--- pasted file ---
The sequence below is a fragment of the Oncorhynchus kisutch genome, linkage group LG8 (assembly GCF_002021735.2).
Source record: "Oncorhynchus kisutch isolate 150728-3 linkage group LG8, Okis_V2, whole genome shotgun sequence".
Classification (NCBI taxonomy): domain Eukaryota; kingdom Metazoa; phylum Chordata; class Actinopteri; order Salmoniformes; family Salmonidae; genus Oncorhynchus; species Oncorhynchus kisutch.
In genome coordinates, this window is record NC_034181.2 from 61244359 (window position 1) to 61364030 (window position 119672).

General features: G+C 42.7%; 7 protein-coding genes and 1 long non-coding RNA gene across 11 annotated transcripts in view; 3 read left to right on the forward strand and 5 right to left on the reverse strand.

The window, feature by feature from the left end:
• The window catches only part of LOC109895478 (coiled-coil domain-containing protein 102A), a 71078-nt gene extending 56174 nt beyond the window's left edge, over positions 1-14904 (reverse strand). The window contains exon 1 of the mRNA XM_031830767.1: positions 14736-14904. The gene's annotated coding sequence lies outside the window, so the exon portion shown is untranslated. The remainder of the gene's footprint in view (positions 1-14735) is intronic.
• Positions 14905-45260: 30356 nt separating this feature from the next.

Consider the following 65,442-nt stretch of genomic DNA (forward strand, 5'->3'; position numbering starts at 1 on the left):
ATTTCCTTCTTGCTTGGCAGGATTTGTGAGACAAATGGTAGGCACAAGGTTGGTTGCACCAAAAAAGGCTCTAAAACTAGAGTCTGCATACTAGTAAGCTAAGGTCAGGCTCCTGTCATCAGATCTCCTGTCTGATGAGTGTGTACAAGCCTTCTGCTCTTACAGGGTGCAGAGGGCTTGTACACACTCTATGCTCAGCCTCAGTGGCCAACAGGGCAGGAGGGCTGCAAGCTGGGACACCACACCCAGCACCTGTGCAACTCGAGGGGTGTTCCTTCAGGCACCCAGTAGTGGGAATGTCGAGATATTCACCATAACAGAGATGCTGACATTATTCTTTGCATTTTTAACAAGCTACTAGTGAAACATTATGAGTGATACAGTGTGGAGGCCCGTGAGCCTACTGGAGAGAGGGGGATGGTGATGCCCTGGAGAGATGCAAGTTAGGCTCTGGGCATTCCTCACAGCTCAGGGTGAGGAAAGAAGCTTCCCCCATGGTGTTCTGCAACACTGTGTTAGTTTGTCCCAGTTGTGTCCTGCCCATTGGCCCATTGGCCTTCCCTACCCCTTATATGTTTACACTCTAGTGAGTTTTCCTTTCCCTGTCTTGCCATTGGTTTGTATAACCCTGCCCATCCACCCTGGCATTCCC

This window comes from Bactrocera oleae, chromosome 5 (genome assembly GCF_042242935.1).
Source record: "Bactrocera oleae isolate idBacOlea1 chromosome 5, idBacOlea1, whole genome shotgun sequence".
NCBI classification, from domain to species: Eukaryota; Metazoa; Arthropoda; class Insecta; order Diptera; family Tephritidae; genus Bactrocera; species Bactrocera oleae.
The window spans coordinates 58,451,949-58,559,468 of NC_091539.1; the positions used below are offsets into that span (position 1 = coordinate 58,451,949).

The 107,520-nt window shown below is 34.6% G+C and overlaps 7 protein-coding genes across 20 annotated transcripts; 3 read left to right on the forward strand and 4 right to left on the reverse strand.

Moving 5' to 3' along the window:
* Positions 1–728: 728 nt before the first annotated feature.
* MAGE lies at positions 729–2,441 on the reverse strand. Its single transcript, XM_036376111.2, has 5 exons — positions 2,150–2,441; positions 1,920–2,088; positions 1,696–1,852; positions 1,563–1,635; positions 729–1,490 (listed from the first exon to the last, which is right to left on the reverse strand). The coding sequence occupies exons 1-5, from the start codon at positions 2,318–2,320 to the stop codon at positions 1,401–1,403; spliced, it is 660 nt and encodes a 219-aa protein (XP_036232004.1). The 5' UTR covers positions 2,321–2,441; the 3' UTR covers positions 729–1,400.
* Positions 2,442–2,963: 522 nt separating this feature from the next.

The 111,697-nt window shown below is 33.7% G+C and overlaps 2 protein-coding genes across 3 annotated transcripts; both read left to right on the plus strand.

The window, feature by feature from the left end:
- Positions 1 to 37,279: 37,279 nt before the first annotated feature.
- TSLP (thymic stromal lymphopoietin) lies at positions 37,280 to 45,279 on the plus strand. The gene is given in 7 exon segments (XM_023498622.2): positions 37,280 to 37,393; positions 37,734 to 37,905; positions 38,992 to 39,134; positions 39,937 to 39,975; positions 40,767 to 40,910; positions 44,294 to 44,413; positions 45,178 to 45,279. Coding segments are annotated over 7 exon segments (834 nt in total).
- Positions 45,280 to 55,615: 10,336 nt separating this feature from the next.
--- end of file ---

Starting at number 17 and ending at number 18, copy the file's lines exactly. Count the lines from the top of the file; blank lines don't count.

* Positions 1–728: 728 nt before the first annotated feature.
* MAGE lies at positions 729–2,441 on the reverse strand. Its single transcript, XM_036376111.2, has 5 exons — positions 2,150–2,441; positions 1,920–2,088; positions 1,696–1,852; positions 1,563–1,635; positions 729–1,490 (listed from the first exon to the last, which is right to left on the reverse strand). The coding sequence occupies exons 1-5, from the start codon at positions 2,318–2,320 to the stop codon at positions 1,401–1,403; spliced, it is 660 nt and encodes a 219-aa protein (XP_036232004.1). The 5' UTR covers positions 2,321–2,441; the 3' UTR covers positions 729–1,400.